That is the laziest possible takeaway from a shoddy "study" riddled with typos, unjustified assumptions, and self-contradictory assertions. But if you only read the front page, yeah, that's what it says. Not what it shows. Frustrated Illinois fan Steve The Illinois Fan actually read the thing and brings up various issues with the report in a Medium post.

Penn State was the best-case scenario for a startup program: huge fanbase, limited basketball tradition, massive program benefactor. They've created a program that generates 1.7 million in ticket sales annually… and it's still only a break-even proposition when you include the women's hockey boat anchor that Title IX lashed to it.

Illinois has zero of these advantages, and frankly it's hard to see them being anything but a basement dweller if they did start a program.

Iowa and Nebraska remain the Big Ten schools at which hockey makes the most sense. Both schools are smack dab in the middle of the USHL. Both have (or will probably have) private rinks of the appropriate size literally across the street from campus, obviating the need for a massive startup donation. Both have large local fanbases and basketball programs that don't often reach the NCAA tournament.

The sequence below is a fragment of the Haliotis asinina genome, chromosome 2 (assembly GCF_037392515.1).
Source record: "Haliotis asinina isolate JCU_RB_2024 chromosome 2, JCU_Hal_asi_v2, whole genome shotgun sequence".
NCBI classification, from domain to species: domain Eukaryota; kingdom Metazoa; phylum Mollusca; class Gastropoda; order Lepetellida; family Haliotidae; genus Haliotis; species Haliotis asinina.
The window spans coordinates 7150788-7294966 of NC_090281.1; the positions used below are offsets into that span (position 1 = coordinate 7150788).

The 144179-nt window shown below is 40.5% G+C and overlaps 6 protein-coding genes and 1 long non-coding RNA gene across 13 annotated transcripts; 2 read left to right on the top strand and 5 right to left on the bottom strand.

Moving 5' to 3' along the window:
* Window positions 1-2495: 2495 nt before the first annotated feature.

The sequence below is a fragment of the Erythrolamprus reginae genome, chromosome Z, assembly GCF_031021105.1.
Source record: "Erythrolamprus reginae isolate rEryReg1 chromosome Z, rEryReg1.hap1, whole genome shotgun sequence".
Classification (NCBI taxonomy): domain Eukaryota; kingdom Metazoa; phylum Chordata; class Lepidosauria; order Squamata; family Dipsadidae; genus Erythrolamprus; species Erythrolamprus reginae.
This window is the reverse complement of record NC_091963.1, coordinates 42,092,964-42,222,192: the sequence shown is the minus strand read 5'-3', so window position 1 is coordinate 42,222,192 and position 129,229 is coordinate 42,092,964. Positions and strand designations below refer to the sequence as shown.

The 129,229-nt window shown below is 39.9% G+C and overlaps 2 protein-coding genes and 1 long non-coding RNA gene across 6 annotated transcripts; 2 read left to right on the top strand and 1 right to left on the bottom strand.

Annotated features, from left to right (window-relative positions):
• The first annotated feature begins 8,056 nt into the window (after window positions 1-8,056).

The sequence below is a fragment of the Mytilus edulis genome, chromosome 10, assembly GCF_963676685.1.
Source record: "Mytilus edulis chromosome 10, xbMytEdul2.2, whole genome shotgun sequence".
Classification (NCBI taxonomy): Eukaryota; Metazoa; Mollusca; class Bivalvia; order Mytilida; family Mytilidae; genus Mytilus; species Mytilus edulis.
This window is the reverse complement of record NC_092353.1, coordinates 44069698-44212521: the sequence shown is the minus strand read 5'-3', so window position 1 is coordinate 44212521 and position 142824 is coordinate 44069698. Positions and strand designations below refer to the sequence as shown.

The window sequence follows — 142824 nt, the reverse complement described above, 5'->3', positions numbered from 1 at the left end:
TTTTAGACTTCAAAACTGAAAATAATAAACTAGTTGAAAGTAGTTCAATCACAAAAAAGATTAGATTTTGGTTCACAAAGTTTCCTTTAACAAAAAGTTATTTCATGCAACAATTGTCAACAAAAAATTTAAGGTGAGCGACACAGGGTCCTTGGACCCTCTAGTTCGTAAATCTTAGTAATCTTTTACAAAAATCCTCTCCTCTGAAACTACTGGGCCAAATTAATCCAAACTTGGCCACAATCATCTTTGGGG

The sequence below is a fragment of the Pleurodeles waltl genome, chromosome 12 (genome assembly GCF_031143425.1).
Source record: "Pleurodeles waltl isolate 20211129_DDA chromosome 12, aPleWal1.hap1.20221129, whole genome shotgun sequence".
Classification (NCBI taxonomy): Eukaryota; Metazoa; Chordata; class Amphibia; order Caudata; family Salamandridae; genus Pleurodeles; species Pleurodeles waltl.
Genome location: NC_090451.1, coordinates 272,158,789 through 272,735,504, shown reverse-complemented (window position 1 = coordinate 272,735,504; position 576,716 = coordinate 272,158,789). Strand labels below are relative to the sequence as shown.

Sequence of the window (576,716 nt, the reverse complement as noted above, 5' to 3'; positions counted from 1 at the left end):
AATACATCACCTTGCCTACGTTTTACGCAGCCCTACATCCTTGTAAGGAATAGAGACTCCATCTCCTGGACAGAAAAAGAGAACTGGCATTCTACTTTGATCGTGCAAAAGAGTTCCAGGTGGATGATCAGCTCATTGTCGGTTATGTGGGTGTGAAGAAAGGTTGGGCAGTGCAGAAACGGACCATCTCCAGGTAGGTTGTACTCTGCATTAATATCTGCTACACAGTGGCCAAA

People In Charge Of Things Are Just In Charge Of Them, Part Lots. Pittsburgh's athletic director let Jamie Dixon return to his alma mater TCU without a fight, hired a search firm headed by his old boss, who also happened to be the old boss of flailing Vandy head coach Kevin Stallings. Stallings had managed one NCAA bit in the previous four years, that an 11 seed at 19-13. Pitt immediately cratered; Stallings was booted after just two years.

Miraculously, that AD had already gotten out ahead of the posse:

So Pittsburgh (presumably) paid six figures so the search firm could recommend an old buddy, and the hire has now produced a disaster in two years. Barnes, by the way, moved on to Oregon State in December of 2016, and spent only 18 months as the athletic director in Pittsburgh. It was a costly tenure, and one for which the school now gets to pay the final bill while Barnes is thousands of miles away.